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Spring-Summer 2000
Vol. 62, No. 3

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Poreda: He discovered helium stowaways.

More evidence that the dinosaurs were wiped out by a giant wallop from space came recently when Rochester geochemist Robert Poreda and colleagues from NASA and the University of Hawaii announced that sediments formed 65 million years ago contain a ratio of helium gases normally found only in space.

The team analyzed sediments from Denmark, New Zealand, and North America that were formed at the time the dinosaurs died off.

After stripping off excess material, the scientists were left with a glob full of cage-like carbon molecules known as buckyballs (named in honor of the geodesic shape made famous by engineer and architect Buckminster Fuller).

Poreda showed that the helium gases locked inside the buckyballs were stowaways created in an extraterrestrial environment that survived the fiery reception that awaits meteorites hitting Earth and its atmosphere.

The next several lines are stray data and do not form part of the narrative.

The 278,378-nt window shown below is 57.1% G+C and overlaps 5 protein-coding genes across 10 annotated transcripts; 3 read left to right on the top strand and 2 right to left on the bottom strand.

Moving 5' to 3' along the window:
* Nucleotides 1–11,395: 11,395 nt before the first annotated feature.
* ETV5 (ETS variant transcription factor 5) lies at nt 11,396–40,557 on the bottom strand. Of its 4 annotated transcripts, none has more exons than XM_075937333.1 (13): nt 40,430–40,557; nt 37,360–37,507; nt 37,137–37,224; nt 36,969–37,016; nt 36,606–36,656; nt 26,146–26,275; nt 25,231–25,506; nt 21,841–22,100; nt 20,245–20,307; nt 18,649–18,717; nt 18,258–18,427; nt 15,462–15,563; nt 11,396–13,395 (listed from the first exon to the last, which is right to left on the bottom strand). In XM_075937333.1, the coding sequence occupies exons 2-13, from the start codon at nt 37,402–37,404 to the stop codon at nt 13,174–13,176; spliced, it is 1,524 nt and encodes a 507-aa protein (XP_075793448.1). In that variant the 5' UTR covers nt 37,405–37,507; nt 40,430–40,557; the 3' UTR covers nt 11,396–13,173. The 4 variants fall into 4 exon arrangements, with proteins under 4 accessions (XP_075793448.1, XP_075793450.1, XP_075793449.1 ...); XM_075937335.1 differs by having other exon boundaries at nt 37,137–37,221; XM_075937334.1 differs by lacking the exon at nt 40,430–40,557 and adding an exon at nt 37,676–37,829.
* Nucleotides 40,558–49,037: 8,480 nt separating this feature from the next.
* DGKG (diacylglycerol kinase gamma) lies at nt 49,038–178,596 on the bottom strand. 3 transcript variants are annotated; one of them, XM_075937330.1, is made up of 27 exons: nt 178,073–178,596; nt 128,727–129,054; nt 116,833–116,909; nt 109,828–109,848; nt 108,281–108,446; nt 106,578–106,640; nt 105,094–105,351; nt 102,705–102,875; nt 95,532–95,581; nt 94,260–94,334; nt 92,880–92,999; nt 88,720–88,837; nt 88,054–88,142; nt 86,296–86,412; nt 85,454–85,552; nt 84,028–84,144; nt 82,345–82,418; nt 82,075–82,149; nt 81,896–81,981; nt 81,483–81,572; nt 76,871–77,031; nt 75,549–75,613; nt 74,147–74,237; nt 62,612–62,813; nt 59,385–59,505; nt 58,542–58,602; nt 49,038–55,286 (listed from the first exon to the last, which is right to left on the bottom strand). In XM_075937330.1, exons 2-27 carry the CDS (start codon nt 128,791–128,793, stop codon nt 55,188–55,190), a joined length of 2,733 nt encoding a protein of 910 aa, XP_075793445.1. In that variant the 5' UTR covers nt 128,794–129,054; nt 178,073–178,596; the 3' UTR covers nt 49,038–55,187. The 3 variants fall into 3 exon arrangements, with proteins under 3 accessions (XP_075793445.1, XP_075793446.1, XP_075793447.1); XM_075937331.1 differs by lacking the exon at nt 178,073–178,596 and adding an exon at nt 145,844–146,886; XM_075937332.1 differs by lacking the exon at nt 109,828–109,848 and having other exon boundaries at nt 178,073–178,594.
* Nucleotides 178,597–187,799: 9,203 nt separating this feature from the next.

The work is further evidence of the widely accepted theory that a meteorite crashing into Earth played a part in snuffing out the dinosaurs.

The results also hint at a role for meteorites in the creation of life on Earth. As comets and meteorites bombarded the planet early in its history, they may have helped bring about life by fertilizing it with vital organic compounds. Poreda says the hypothesis is as good as any others that scientists have developed to explain how organic compounds arrived on Earth and formed the foundation for life.

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